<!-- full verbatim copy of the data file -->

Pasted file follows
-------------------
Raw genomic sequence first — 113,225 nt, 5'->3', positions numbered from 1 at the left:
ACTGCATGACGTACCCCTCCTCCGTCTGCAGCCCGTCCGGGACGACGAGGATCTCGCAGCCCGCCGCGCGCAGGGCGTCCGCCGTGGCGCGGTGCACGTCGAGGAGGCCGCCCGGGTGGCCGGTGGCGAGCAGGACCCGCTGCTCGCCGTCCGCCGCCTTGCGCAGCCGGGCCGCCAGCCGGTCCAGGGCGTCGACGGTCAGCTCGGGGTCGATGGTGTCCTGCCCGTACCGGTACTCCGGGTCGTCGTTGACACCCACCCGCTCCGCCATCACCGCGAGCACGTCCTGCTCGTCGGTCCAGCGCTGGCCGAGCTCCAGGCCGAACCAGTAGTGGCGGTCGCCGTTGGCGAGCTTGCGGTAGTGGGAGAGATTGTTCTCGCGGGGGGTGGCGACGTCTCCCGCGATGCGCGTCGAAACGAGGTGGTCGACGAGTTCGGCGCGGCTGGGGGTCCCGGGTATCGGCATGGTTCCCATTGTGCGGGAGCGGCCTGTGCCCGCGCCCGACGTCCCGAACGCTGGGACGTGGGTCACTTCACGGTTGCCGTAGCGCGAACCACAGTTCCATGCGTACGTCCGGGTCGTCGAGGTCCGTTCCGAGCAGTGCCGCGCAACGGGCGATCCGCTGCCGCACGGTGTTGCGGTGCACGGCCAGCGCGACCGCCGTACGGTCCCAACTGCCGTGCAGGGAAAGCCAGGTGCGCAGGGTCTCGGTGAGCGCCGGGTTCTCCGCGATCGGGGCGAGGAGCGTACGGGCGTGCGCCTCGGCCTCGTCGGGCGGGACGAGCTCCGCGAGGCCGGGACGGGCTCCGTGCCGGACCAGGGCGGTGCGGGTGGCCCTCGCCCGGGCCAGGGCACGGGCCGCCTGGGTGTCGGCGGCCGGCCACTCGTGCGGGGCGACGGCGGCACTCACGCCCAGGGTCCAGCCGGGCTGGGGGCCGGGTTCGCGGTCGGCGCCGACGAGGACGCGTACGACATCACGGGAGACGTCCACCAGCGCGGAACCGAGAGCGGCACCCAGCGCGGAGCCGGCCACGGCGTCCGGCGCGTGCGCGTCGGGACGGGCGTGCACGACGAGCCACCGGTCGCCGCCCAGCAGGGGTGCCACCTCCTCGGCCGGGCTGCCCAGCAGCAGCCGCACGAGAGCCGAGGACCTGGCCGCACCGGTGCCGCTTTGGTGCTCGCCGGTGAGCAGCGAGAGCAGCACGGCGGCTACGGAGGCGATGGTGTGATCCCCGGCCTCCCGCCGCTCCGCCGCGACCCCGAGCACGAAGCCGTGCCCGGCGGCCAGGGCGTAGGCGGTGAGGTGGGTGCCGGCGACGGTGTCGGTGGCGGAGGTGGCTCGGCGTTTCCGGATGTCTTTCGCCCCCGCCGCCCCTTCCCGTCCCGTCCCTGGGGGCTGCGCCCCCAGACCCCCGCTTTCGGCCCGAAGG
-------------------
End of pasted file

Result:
Raw genomic sequence first — 113,225 nt, 5'->3', positions numbered from 1 at the left:
ACTGCATGACGTACCCCTCCTCCGTCTGCAGCCCGTCCGGGACGACGAGGATCTCGCAGCCCGCCGCGCGCAGGGCGTCCGCCGTGGCGCGGTGCACGTCGAGGAGGCCGCCCGGGTGGCCGGTGGCGAGCAGGACCCGCTGCTCGCCGTCCGCCGCCTTGCGCAGCCGGGCCGCCAGCCGGTCCAGGGCGTCGACGGTCAGCTCGGGGTCGATGGTGTCCTGCCCGTACCGGTACTCCGGGTCGTCGTTGACACCCACCCGCTCCGCCATCACCGCGAGCACGTCCTGCTCGTCGGTCCAGCGCTGGCCGAGCTCCAGGCCGAACCAGTAGTGGCGGTCGCCGTTGGCGAGCTTGCGGTAGTGGGAGAGATTGTTCTCGCGGGGGGTGGCGACGTCTCCCGCGATGCGCGTCGAAACGAGGTGGTCGACGAGTTCGGCGCGGCTGGGGGTCCCGGGTATCGGCATGGTTCCCATTGTGCGGGAGCGGCCTGTGCCCGCGCCCGACGTCCCGAACGCTGGGACGTGGGTCACTTCACGGTTGCCGTAGCGCGAACCACAGTTCCATGCGTACGTCCGGGTCGTCGAGGTCCGTTCCGAGCAGTGCCGCGCAACGGGCGATCCGCTGCCGCACGGTGTTGCGGTGCACGGCCAGCGCGACCGCCGTACGGTCCCAACTGCCGTGCAGGGAAAGCCAGGTGCGCAGGGTCTCGGTGAGCGCCGGGTTCTCCGCGATCGGGGCGAGGAGCGTACGGGCGTGCGCCTCGGCCTCGTCGGGCGGGACGAGCTCCGCGAGGCCGGGACGGGCTCCGTGCCGGACCAGGGCGGTGCGGGTGGCCCTCGCCCGGGCCAGGGCACGGGCCGCCTGGGTGTCGGCGGCCGGCCACTCGTGCGGGGCGACGGCGGCACTCACGCCCAGGGTCCAGCCGGGCTGGGGGCCGGGTTCGCGGTCGGCGCCGACGAGGACGCGTACGACATCACGGGAGACGTCCACCAGCGCGGAACCGAGAGCGGCACCCAGCGCGGAGCCGGCCACGGCGTCCGGCGCGTGCGCGTCGGGACGGGCGTGCACGACGAGCCACCGGTCGCCGCCCAGCAGGGGTGCCACCTCCTCGGCCGGGCTGCCCAGCAGCAGCCGCACGAGAGCCGAGGACCTGGCCGCACCGGTGCCGCTTTGGTGCTCGCCGGTGAGCAGCGAGAGCAGCACGGCGGCTACGGAGGCGATGGTGTGATCCCCGGCCTCCCGCCGCTCCGCCGCGACCCCGAGCACGAAGCCGTGCCCGGCGGCCAGGGCGTAGGCGGTGAGGTGGGTGCCGGCGACGGTGTCGGTGGCGGAGGTGGCTCGGCGTTTCCGGATGTCTTTCGCCCCCGCCGCCCCTTCCCGTCCCGTCCCTGGGGGCTGCGCCCCCAGACCCCCGCTTTCGGCCCGAAGG